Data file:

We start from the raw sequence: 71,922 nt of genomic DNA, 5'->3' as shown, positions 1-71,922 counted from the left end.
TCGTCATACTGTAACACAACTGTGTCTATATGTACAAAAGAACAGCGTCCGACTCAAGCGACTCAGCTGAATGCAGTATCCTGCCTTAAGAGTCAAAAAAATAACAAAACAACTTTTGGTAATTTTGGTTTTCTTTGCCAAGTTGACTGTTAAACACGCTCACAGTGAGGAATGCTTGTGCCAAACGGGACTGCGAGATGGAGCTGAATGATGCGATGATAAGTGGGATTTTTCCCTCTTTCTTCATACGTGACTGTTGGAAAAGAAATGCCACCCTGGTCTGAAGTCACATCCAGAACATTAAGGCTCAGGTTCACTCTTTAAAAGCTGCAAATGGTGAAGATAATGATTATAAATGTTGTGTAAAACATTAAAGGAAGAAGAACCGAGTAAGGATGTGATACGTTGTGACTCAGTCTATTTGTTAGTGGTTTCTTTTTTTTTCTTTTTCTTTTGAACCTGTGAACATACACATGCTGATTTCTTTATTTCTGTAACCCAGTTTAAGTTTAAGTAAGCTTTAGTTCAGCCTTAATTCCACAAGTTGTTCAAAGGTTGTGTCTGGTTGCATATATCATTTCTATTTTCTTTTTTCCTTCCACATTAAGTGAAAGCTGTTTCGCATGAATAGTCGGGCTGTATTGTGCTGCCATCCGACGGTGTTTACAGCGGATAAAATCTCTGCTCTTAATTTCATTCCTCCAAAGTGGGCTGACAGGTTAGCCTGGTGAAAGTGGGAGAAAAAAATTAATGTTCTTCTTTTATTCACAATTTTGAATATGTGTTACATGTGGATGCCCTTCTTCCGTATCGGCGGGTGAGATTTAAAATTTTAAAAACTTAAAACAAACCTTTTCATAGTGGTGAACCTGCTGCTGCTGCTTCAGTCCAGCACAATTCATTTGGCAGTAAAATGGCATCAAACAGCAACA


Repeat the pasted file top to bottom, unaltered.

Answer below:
We start from the raw sequence: 71,922 nt of genomic DNA, 5'->3' as shown, positions 1-71,922 counted from the left end.
TCGTCATACTGTAACACAACTGTGTCTATATGTACAAAAGAACAGCGTCCGACTCAAGCGACTCAGCTGAATGCAGTATCCTGCCTTAAGAGTCAAAAAAATAACAAAACAACTTTTGGTAATTTTGGTTTTCTTTGCCAAGTTGACTGTTAAACACGCTCACAGTGAGGAATGCTTGTGCCAAACGGGACTGCGAGATGGAGCTGAATGATGCGATGATAAGTGGGATTTTTCCCTCTTTCTTCATACGTGACTGTTGGAAAAGAAATGCCACCCTGGTCTGAAGTCACATCCAGAACATTAAGGCTCAGGTTCACTCTTTAAAAGCTGCAAATGGTGAAGATAATGATTATAAATGTTGTGTAAAACATTAAAGGAAGAAGAACCGAGTAAGGATGTGATACGTTGTGACTCAGTCTATTTGTTAGTGGTTTCTTTTTTTTTCTTTTTCTTTTGAACCTGTGAACATACACATGCTGATTTCTTTATTTCTGTAACCCAGTTTAAGTTTAAGTAAGCTTTAGTTCAGCCTTAATTCCACAAGTTGTTCAAAGGTTGTGTCTGGTTGCATATATCATTTCTATTTTCTTTTTTCCTTCCACATTAAGTGAAAGCTGTTTCGCATGAATAGTCGGGCTGTATTGTGCTGCCATCCGACGGTGTTTACAGCGGATAAAATCTCTGCTCTTAATTTCATTCCTCCAAAGTGGGCTGACAGGTTAGCCTGGTGAAAGTGGGAGAAAAAAATTAATGTTCTTCTTTTATTCACAATTTTGAATATGTGTTACATGTGGATGCCCTTCTTCCGTATCGGCGGGTGAGATTTAAAATTTTAAAAACTTAAAACAAACCTTTTCATAGTGGTGAACCTGCTGCTGCTGCTTCAGTCCAGCACAATTCATTTGGCAGTAAAATGGCATCAAACAGCAACA